Changes materialised on 1981's 'Ghost In The Machine', a rich, multilayered album which was augmented not only by Jean Roussel's keyboards and Sting's self taught saxophone playing, but by particularly strong writing contributions from both Copeland and Summers. The album still had the now expected clutch of hit singles with 'Every Little Thing She Does Is Magic' making number one, the bleak 'Invisible Sun' reaching number two (despite a BBC ban being slapped on its video) and 'Spirits In The Material World' also charting, but it was a much darker and complex album than its predecessors and, to many, more satisfying. ... Visit: http://www.sting.com/biography
After one decade, six albums, two of them multi-platinum, five #1 hits, and eleven top ten singles world wide, Grammy winning Big Yard recording artist Shaggy is still on the grind. Making music that celebrates his culture and being an ambassador for Reggae music has always been the driving force in the heart of Jamaica’s only living Diamond-plus selling artist. In the early 1990’s Shaggy entered the scene with his deep throaty remix of the Ska classic ‘Oh Carolina’, the first major Reggae record to come out of the dancehall underground. Soon after, the steady dub rhythm of the platinum selling Boombastic solidified Shaggy as a dancehall hit-maker winning the 1996 Grammy Award for Best Reggae Album. When Hotshot dropped in 2000 no one could have predicted that this was going to be the album to set Shaggy totally apart from any artist on the dancehall stage. Hotshot, the best-selling album in 2001, sold over 13 million albums world wide and topped the charts in the US, UK, Germany and Australia simultaneously. The album was seven times platinum certified in Canada and six times platinum in the US. Hotshot rocketed to the top of the charts with two phenomenal singles, “It Wasn’t Me” and “Angel”, which featured Big Yard protégés Rik Rok and Rayvon, respectively.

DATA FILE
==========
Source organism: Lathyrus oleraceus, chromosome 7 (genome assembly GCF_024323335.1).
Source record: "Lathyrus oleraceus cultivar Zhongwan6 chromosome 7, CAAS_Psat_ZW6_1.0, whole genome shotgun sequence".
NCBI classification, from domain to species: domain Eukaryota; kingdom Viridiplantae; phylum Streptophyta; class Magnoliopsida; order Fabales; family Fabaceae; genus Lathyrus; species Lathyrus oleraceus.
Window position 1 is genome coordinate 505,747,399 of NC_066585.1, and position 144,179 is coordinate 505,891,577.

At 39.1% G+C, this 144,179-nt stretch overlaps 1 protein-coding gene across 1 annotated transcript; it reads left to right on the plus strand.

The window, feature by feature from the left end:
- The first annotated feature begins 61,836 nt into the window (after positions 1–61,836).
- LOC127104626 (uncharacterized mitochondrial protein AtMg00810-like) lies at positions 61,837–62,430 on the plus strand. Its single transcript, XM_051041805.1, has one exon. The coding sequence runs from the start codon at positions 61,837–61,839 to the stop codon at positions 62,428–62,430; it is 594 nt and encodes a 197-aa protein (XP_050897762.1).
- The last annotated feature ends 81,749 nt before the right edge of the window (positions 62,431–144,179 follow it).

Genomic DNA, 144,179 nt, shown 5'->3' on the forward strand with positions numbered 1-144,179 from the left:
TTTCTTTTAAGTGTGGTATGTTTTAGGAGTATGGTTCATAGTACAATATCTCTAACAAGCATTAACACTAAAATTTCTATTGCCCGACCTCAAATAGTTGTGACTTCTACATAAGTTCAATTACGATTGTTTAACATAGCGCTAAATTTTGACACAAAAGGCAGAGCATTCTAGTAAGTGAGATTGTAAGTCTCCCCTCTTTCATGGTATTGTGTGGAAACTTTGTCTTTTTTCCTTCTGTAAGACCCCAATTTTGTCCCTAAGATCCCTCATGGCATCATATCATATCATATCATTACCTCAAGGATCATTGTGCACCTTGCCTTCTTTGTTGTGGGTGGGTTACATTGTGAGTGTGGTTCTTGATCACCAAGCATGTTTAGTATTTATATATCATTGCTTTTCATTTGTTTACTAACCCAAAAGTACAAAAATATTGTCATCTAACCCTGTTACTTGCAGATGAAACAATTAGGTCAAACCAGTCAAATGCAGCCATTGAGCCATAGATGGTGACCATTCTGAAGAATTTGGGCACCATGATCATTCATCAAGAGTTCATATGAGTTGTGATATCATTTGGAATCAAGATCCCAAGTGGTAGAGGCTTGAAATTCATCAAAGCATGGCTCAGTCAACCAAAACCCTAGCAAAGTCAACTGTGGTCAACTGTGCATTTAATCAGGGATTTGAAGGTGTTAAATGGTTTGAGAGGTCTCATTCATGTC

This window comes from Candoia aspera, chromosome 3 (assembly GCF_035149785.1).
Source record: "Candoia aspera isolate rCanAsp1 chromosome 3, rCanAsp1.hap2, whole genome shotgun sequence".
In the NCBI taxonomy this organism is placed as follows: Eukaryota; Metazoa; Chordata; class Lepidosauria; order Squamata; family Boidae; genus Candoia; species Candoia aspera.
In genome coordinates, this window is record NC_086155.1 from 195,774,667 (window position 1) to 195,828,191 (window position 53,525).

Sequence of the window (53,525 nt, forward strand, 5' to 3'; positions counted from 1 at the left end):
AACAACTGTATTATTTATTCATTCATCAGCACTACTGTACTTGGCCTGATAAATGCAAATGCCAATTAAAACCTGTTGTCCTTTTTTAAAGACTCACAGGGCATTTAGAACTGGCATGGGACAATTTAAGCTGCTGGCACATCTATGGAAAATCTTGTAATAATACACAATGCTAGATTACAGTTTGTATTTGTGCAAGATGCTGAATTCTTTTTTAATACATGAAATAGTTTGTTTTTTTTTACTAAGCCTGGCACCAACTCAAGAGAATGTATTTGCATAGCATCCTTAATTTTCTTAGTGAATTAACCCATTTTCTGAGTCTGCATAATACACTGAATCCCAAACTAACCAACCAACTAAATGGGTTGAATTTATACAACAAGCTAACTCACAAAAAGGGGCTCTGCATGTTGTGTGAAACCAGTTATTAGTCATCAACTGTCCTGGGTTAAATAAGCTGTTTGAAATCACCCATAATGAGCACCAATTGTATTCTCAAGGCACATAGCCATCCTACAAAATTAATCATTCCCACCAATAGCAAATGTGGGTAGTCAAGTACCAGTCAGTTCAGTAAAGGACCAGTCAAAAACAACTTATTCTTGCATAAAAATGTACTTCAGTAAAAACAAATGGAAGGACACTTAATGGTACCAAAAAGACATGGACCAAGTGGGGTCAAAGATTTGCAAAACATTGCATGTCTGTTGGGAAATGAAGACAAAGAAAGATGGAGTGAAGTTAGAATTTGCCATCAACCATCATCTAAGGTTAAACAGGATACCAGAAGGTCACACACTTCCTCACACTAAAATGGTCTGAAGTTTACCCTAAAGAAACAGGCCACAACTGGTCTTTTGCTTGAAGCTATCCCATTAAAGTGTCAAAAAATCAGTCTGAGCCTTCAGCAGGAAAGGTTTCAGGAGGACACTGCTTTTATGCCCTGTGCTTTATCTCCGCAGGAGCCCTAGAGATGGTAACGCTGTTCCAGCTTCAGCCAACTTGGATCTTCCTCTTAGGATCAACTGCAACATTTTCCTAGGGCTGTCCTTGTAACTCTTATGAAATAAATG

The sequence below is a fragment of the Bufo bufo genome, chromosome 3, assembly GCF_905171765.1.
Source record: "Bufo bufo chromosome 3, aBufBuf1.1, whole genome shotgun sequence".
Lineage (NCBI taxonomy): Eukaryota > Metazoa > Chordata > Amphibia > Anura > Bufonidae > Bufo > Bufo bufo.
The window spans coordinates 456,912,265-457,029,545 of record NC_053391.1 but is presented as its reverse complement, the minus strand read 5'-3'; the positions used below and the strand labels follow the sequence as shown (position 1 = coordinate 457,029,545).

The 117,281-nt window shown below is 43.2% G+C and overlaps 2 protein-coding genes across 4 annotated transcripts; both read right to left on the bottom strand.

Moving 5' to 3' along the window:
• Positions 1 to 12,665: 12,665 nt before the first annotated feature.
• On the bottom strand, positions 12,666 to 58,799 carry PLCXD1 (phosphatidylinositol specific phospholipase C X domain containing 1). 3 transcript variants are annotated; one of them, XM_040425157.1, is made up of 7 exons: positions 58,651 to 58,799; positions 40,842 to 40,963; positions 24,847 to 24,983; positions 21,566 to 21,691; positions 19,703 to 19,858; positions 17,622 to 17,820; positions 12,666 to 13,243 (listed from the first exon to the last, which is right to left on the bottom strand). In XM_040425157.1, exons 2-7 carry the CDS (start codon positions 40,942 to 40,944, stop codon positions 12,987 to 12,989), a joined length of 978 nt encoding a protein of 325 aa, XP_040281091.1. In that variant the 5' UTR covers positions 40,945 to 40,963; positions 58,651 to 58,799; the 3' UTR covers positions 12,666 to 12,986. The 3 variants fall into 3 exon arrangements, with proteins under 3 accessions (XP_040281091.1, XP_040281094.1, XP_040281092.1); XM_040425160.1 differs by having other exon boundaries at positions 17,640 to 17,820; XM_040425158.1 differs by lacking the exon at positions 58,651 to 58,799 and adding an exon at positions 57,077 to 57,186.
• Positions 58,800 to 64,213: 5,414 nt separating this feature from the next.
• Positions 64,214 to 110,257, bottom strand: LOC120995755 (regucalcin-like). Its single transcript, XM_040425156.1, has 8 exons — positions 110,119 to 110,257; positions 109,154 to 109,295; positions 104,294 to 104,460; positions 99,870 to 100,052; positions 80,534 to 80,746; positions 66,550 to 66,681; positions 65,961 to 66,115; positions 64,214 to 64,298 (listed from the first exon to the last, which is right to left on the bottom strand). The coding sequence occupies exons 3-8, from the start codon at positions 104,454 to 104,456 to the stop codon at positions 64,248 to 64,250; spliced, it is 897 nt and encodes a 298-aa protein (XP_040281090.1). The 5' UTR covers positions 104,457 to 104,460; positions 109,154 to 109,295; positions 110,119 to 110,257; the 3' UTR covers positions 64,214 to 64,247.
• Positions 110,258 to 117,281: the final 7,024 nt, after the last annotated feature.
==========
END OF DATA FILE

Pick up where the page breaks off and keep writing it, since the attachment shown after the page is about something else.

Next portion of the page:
Fall of 2005 found Shaggy releasing Clothes Drop an album that gave his audience chart topping dancehall singles like “Wild2Nite” and “Ready Fi Di Ride”. Steady contributions to the dancehall are what keep Shaggy current. He is one of very few Reggae artists who always have a fresh new record pulsing through the dancehall market. And fall 2006 being no exception, he released one to keep the masses guessing with “Reggae Vibes”, a well-received tune that finds Shaggy taking on the role of singing. “Vibes” is the first song to ever feature this famed deejay singing, just more proof that with Shaggy’s ingenuity anything is possible. To date, Shaggy has sold over 20 million albums, but he doesn’t take that achievement lightly. Knowing that records are meant to be broken, today we find Shaggy in the studio putting the finishing touches on his eagerly anticipated but still untitled album due in 2007. “Church Heathen” on Big Yard’s new Heathen riddim is the hottest new song in heavy rotation on Jamaican radio and in the clubs, and this single is just a taste of what’s to come. In his new project Shaggy is going full circle, pulling together the original crew for collaborations that include artists such as Red Fox and Screechy Dan, alongside side Rik Rok and the ever-solid Rayvon. For production, the project boasts the creative excellence of Sting International, Robert Livingston, Tony Kelly and Christopher Birch. Working from his strong foundation and always expecting the best, Shaggy is doing his part to make good music, make a difference and prove that the ‘World Is Just One Big Yard!!’...